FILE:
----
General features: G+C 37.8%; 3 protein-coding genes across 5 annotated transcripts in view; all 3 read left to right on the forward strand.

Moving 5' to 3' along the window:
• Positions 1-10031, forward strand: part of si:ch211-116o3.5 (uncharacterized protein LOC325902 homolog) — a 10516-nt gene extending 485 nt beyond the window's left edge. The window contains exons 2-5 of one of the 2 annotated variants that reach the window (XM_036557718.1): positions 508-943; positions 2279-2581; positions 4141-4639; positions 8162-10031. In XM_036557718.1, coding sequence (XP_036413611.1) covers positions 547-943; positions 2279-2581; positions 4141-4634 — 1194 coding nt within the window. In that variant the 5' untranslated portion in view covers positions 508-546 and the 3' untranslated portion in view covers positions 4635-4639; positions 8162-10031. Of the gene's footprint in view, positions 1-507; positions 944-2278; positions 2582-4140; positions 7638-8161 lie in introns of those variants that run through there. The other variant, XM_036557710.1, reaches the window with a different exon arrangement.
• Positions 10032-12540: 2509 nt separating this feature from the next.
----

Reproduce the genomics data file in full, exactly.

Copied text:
General features: G+C 37.8%; 3 protein-coding genes across 5 annotated transcripts in view; all 3 read left to right on the forward strand.

Moving 5' to 3' along the window:
• Positions 1-10031, forward strand: part of si:ch211-116o3.5 (uncharacterized protein LOC325902 homolog) — a 10516-nt gene extending 485 nt beyond the window's left edge. The window contains exons 2-5 of one of the 2 annotated variants that reach the window (XM_036557718.1): positions 508-943; positions 2279-2581; positions 4141-4639; positions 8162-10031. In XM_036557718.1, coding sequence (XP_036413611.1) covers positions 547-943; positions 2279-2581; positions 4141-4634 — 1194 coding nt within the window. In that variant the 5' untranslated portion in view covers positions 508-546 and the 3' untranslated portion in view covers positions 4635-4639; positions 8162-10031. Of the gene's footprint in view, positions 1-507; positions 944-2278; positions 2582-4140; positions 7638-8161 lie in introns of those variants that run through there. The other variant, XM_036557710.1, reaches the window with a different exon arrangement.
• Positions 10032-12540: 2509 nt separating this feature from the next.